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10 Amazing Tales Of The Conquistadors Left Out Of History Books

Tristan Shaw


The conquistadors were Spanish and Portuguese soldiers who explored much of the world during the Age of Discovery. They are best remembered for their conquests and exploration of the Americas. Conquistadors like Hernan Cortes and Francisco Pizarro became legendary for their conquests of the Aztec and Inca Empires, honored as national heroes for centuries after their deaths.

In modern times, people have taken a more skeptical view toward the conquistadors, dismissing them as greedy and careless barbarians interested only in gold. While this was true of many of them, the conquistadors were certainly a fascinating lot of adventurers, filled with larger-than-life characters whose dreams, failures, and occasional triumphs—overshadowed by the big, successful names like Cortes and Pizarro—make for some fascinating stories.

10 Juan Garrido

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Photo credit: Navy of Brazil

It’s commonly taught in American history classes that the first Africans to arrive in what is now the United States were the slaves brought to Jamestown, Virginia, in 1619. However, this is not true. The first African to set foot on American soil was Juan Garrido, a free man and conquistador who participated in the first Spanish expedition to Florida in 1513.

Garrido’s early years aren’t particularly well documented, but we do know that he was born somewhere in West Africa around 1480. For whatever reason, he moved to Lisbon, Portugal, in 1495 and took the name “Juan Garrido” after he converted to Christianity. He later moved to Spain, where he joined an expedition from Seville to modern-day Hispaniola in 1508. Once in the New World, he took part in a number of colonization efforts, including Hernan Cortes’s conquest of the Aztecs.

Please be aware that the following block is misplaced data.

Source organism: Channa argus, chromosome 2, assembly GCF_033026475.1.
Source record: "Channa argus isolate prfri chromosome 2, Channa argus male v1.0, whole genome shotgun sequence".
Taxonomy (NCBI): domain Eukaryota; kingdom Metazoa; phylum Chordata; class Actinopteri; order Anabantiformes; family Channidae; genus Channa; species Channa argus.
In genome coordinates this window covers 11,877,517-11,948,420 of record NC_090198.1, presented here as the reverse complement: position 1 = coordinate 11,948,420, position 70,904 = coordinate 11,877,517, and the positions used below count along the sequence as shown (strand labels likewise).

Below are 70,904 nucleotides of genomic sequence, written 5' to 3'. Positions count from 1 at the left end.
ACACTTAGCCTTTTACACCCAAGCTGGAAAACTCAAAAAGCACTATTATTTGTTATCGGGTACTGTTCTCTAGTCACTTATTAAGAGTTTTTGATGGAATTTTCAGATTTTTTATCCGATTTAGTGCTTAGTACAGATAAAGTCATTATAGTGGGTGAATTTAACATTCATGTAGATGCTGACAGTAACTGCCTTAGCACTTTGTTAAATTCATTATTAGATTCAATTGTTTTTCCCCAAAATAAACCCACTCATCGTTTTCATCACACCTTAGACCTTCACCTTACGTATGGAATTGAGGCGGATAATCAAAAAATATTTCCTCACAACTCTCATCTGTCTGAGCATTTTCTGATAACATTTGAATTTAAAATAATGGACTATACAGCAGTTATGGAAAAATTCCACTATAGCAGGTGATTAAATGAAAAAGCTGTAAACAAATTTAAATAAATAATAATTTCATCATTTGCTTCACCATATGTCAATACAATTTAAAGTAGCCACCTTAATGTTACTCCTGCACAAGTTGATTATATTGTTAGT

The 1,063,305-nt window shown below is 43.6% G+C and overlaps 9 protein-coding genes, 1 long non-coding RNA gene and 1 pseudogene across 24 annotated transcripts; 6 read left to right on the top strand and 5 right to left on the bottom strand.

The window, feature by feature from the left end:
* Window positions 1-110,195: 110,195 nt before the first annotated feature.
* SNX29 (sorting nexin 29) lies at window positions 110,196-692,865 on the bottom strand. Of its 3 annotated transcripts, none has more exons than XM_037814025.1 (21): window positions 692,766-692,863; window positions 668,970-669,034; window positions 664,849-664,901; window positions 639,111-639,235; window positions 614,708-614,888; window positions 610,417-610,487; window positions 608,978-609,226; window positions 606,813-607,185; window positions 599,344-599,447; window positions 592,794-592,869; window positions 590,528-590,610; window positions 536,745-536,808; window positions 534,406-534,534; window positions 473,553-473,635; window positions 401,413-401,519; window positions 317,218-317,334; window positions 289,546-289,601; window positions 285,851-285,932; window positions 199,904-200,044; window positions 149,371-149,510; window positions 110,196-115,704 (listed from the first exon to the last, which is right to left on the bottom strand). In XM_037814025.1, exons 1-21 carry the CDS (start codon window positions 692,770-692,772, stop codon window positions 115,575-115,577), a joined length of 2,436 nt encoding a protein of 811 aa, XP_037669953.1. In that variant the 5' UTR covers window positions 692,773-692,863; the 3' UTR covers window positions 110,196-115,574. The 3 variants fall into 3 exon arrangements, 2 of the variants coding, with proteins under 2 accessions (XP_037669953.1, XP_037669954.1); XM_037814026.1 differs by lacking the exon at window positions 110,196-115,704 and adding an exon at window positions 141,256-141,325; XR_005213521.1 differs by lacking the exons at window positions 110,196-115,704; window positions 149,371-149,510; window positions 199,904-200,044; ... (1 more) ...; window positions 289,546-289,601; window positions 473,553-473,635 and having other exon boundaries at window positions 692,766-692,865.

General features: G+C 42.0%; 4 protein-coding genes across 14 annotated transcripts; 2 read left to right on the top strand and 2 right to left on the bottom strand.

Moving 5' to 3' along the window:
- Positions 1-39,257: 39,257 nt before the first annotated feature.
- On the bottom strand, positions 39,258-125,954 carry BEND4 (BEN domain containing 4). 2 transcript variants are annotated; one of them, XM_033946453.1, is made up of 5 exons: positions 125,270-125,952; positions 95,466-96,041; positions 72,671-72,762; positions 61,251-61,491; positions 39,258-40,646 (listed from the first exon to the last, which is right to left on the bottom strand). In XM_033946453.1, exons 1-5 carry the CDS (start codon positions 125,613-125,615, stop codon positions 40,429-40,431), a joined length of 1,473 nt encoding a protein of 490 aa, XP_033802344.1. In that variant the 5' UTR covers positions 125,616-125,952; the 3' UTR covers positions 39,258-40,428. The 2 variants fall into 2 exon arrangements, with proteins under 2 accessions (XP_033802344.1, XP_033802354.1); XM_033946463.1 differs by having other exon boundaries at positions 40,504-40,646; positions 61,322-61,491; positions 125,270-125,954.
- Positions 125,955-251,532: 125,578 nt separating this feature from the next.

The Spanish government gave him some property in Mexico City to thank him for his service, and Garrido practiced farming when he wasn’t out on military expeditions. He mostly grew wheat, possibly the first person in the Americas to do so. Garrido lived in Mexico City the rest of his life, marrying and having three children before he died sometime in the late 1540s.


9 Francisco de Orellana

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Photo credit: Ximenex

Francisco de Orellana served as a lieutenant in an expedition to the lands east of modern-day Quito, Ecuador, in 1540. Under Gonzalo Pizarro, the half-brother of Francisco Pizarro, the mission was to find gold, silver, and cinnamon. After the group reached the Napo River, Orellana and 50 other men were ordered to move ahead and look for supplies. Orellana’s party eventually reached the Amazon River, which they decided to explore because the current was too strong to let them turn back.

The navigation of the river was tough, with the party constantly attacked by unfriendly tribes. Orellana and his men preferred raiding and burning down villages over trying to improve relations with the natives. At one point, they were ambushed by a dozen archers, all of them women. Orellana was so impressed by the ferocity of the female warriors that he named the river they were navigating the “Rio de las Amazonas.”

Orellana’s crew finished their navigation of the river in August 1542, becoming the first Europeans to do so. They went on to Trinidad and then sailed to Spain, where Orellana was given permission by King Charles I to lead an expedition in the Amazon basin. His return trip was a tremendous failure. Orellana lost men and ships on the way across the Atlantic before he also drowned when his boat capsized at the mouth of the Amazon River.

8 Gonzalo Pizarro

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Photo via Wikipedia

After anxiously waiting several months for Francisco de Orellana to return with supplies during their expedition to the territory east of Quito, Gonzalo Pizarro realized that Orellana wasn’t coming back. In August 1542, Pizarro and his few remaining men decided to return to Quito. Pizarro lost most of the 200 Spaniards who had accompanied him and all of the 4,000 natives who also took part in the expedition.